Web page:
Mary "Sally" (Houghton) Dunham
Florilla (Dunham) Ellingwood
Nina King (Ellingwood) Gibbs
Annie Florilla (Gibbs) Cotton
Fern Lyndell Cotton - my grandmother

Rebecca (Bailey) Brown
Ruth (Brown) Rogers
Isaac Rogers
Rebecca (Rogers) Blaisdell
Stephen Blaisdell
Susannah (Blaisdell) Rowe
Stephen Blaisdell Rowe
Charles H. N. Rowe
Anna J. (Rowe) Hayes
Eva Delphinia (Hayes) Yates
Linona Alice Yates - my grandmother

Wednesday, July 8, 2015

The Balch House

Visiting colonial homes is always fun but when it's the home of an ancestor, it makes it extra special. Our tour was given by 91-year-old, Nancy Peabody Hood, who has been living here and welcoming visitors for over 40 years. She lives in an apartment that adjoins these four rooms and goes up and down the steep stairs multiple times a day. It was a joy to visit with her while touring the house. Unfortunately, she shared that she will be moving into an apartment soon and the house will no longer be occupied. If you want a tour with this special lady, you need to plan to visit soon. There is a virtual tour with her here. Click on the house to download the video.

John Balch was one of the men sent to New England by the Dorchester Company to settle a fishing colony that started on Cape Ann and relocated to Salem on the Bass River Side that would become Beverly.

The three sons of John Balch:
  1. Benjamin was born about 1629 and married three times. His first wife was Sarah Gardner, who died April 5, 1686. His second wife was Abigail Clarke, who died January 1, 1690, aged about 55 years. His third wife was Grace Mallett. 
  2. John was born about 1631 and married Mary Conant, daughter of immigrant Roger Conant. She would marry William Dodge, Jr. after John's death.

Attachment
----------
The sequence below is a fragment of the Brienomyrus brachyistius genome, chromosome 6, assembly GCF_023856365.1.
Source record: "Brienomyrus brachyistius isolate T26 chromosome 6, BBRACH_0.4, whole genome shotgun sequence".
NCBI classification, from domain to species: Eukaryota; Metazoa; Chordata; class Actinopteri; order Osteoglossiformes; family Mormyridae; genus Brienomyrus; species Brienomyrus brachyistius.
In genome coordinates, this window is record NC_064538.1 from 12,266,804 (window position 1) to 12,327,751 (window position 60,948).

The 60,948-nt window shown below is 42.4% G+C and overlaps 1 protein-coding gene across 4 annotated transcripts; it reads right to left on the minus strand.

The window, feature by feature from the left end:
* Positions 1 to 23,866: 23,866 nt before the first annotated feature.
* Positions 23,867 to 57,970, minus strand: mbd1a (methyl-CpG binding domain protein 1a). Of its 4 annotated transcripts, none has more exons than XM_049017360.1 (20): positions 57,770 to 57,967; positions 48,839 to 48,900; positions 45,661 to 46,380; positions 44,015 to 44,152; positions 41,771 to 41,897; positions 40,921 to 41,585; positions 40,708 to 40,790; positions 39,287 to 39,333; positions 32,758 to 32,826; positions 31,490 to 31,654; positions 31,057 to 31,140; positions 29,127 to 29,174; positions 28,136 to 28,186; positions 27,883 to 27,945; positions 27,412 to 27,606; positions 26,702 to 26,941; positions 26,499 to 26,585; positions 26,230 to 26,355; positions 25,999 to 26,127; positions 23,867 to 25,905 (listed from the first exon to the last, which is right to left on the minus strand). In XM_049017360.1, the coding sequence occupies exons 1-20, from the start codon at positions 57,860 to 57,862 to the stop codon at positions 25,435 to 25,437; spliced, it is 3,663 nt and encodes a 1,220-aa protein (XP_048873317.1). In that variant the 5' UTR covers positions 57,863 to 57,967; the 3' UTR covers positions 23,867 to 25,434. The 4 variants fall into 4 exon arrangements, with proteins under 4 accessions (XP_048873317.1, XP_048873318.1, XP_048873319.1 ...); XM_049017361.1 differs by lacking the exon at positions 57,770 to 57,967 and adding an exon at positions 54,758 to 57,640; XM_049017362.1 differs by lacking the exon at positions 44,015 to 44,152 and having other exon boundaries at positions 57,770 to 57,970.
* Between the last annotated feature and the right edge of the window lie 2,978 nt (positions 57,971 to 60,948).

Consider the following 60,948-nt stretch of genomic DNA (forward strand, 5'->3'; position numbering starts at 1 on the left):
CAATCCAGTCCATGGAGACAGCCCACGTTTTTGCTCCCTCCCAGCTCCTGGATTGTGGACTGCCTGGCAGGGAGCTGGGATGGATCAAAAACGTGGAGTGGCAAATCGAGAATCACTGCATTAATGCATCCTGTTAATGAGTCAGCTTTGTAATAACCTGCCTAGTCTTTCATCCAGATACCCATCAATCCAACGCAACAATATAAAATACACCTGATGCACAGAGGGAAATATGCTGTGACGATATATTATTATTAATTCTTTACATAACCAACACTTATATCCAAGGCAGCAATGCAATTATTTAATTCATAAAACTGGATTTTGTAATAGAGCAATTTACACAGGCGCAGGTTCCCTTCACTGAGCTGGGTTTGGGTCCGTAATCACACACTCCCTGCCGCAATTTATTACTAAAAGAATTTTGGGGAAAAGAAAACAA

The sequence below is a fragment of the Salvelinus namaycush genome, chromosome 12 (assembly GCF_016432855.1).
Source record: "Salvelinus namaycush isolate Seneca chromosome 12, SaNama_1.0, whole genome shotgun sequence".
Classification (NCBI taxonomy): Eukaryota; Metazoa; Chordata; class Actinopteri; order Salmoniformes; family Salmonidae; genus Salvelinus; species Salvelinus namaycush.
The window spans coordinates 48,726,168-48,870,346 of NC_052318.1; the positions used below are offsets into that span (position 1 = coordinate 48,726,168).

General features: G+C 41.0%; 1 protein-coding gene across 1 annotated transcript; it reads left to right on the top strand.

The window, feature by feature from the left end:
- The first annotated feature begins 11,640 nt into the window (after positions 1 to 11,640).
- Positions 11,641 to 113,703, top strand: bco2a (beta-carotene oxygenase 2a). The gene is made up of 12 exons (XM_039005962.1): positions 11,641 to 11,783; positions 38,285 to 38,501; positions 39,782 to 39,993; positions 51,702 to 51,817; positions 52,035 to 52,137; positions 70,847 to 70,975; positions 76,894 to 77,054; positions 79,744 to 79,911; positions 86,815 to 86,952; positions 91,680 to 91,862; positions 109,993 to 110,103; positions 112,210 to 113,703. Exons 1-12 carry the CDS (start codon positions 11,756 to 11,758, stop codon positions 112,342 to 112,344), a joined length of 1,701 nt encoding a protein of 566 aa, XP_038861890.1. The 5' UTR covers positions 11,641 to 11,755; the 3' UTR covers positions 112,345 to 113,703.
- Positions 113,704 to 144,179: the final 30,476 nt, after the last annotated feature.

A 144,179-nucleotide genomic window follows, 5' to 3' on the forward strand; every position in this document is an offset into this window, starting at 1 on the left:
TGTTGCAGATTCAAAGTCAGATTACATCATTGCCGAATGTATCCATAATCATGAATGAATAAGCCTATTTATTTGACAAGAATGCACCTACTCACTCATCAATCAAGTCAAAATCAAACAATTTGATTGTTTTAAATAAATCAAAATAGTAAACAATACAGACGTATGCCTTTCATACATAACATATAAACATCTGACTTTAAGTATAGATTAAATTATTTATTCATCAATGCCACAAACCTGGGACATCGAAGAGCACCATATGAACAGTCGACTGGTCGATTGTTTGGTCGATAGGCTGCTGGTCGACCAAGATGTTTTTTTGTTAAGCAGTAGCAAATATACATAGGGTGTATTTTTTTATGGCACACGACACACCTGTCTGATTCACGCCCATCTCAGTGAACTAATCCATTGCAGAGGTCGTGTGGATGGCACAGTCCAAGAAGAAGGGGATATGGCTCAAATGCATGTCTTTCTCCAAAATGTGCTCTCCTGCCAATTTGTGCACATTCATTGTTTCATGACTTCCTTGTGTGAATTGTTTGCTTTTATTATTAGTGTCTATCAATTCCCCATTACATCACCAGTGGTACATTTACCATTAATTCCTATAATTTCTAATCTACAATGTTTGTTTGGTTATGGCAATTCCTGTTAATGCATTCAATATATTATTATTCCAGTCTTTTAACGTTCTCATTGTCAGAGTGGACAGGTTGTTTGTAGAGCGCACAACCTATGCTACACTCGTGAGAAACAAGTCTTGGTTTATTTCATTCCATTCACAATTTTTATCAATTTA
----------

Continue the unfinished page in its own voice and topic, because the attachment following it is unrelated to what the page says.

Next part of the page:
3. Freeborn was born about 1634 and by January 20, 1658, he was presumed dead as his estate was being administered by Walter Price of Salem and Benjamin is purchasing the land Freeborn inherited from their father unless "the abovesaid Freeborn Balch appear to be alive." 

Pretty windows

Sign outside

The front side of the house
The back of the house

The first room with the guestbook. It is estimated by a local house historian that it was only about half this size when originally built. That would mean an entire family living in one room, the size of a very small bedroom. There were no closets - only chests. 
The first room corner
The first room fireplace
This room was added for son, Benjamin and his family. That included his 13 children! This fireplace was modified in the 1700s to include a dutch oven. 
The other side of the second room
The bedroom above the first room - portraits are of Nathaniel & Mary (Fletcher) Balch. Nathaniel was the 4th great-grandson of immigrant John Balch. 
The other side of the bedroom over the first room 
The corner of the bedroom - 1640 chest and old book box with a Balch Bible. A cutout reveals the bricks used for insulation. They were made from the abundant clay in the area.
Mary Conant Balch was the son of John Balch, Jr. This is the other upstairs bedroom.
Mary's room - one of the tiniest colonial beds that I've seen.
Mary's room
Mary's room

John Balch
Benjamin Balch
Mary (Balch) Stone
Ruth (Stone) Morgan
Luke Morgan
Samuel Morgan
Martha (Morgan) Yates
Moses Yates
Gilbert W. Yates
Estes G. Yates
Linona Alice Yates - my grandmother